Asghar Farhadi's second feature, while remaining true to his local worldview of the ever-shifting moral dilemmas that arise between people in crisis, also carries an extremely ironic title. "Beautiful City" derives its name from the small juvenile prison where we first meet Ala (Babak Ansari) as he helps celebrate the birthday of fellow inmate and best friend Akbar (Hossein Farzi-Zadeh). Akbar is none too happy, because due to this being his eighteenth birthday, he'll soon be transported to the adult prison where he'll serve out his sentence. Upon release, due to a more minor crime, Ala makes it his mission to free his friend by soliciting his release through the father of the girl he murdered. What follows in "Beautiful City" is the relentless and confusing dynamics that arise between Ala, Akbar's sister Firoozeh (Taraneh Alidoosti) and the father (Faramarz Gharibian) as questions of guilt, forgiveness and the convoluted bureaucratic process of Islamic law.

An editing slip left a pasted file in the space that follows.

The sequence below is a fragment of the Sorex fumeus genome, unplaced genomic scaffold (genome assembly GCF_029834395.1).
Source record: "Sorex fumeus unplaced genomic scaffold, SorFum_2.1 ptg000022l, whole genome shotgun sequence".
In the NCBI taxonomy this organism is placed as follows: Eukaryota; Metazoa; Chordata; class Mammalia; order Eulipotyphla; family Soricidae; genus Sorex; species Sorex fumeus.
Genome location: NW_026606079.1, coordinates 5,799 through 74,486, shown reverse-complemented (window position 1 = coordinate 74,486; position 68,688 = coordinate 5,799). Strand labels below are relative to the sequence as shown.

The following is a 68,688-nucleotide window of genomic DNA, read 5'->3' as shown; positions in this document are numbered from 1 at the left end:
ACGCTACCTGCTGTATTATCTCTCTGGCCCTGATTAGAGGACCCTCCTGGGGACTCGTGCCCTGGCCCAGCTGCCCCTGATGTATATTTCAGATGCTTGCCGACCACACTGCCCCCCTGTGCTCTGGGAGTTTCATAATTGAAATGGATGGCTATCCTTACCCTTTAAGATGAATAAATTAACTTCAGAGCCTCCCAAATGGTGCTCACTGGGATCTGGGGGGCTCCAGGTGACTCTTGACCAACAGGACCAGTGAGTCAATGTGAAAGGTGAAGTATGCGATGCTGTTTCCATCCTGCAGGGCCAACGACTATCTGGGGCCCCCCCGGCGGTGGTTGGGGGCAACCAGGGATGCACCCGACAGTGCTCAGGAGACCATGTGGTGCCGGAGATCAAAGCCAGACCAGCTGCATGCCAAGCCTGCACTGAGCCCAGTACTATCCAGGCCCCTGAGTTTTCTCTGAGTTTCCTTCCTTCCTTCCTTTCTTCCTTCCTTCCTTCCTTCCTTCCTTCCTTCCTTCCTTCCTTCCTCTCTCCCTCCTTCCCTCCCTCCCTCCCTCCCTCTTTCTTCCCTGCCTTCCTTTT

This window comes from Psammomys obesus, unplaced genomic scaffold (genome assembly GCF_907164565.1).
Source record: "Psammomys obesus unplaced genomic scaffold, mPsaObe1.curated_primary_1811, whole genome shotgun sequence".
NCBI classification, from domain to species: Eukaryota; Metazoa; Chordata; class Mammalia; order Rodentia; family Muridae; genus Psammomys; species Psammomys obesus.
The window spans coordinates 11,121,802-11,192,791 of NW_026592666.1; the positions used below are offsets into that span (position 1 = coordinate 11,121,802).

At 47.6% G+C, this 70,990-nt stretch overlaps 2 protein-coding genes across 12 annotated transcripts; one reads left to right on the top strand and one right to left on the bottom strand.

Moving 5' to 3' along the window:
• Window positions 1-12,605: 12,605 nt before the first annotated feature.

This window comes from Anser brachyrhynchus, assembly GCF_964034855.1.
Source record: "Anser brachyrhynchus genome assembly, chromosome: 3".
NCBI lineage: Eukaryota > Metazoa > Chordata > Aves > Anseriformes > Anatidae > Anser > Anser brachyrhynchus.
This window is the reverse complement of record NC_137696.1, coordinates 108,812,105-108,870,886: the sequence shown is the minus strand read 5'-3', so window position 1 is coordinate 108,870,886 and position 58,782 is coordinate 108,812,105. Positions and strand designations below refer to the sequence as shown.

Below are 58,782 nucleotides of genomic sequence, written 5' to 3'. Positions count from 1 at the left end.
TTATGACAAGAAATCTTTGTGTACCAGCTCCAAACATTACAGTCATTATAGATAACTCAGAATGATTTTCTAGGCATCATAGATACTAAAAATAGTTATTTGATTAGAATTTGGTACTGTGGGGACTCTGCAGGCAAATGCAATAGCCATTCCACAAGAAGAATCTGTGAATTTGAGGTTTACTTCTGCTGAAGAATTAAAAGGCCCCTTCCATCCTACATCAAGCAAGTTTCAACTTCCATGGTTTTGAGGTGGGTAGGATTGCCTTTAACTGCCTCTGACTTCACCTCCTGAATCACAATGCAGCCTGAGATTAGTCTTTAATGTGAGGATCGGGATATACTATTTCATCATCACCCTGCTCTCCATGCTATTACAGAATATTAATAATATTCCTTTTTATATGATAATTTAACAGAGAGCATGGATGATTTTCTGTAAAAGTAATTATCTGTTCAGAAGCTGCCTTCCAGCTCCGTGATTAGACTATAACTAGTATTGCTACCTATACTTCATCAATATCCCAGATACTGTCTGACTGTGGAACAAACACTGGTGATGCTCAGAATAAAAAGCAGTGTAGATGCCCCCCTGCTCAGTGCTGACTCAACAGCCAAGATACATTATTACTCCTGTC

As a sophomore film, "Beautiful City" is a huge leap forward for Farhadi, both visually and thematically. Not only does the film make wonderful use of the city's arching doorways and shadows, but the slum where Ala meets (and eventually falls for) Firoozeh juts up against a set of railroad tracks that serve as the metaphor for the desire to escape. The film's final scene, ending on a wonderfully ambiguous note, also emphasizes the dreamy atmosphere of two worlds colliding. Taking as its theme the idea of redemption- even though we barely meet or gain any semblance of empathy for Akbar- will also become a founding principle in later Farhadi films. The commerce of ideas and words over action, as Ala and Firoozeh navigate the careful circumference of human emotions with a murdered girl's family, trying to reason with them and save his friend's life, expertly displays Farhadi's prerogative. In one brave scene, Ala and Firoozeh have a conversation in a restaurant, where Firoozeh promplty lights up and begins smoking a cigarette. It may be a commonplace image in 99% of our movies today, but I can't recall a single moment in any Iranian film that defies the subjugative structure of a society so plainly. While Farhadi (and for that matter the whole new wave of Iranian filmmakers) owe a debt of gratitude to Abbas Kiarostami and Mohsen Makhmalbaf, Farhadi is also one of the few dragging Iranina cinema into the modern.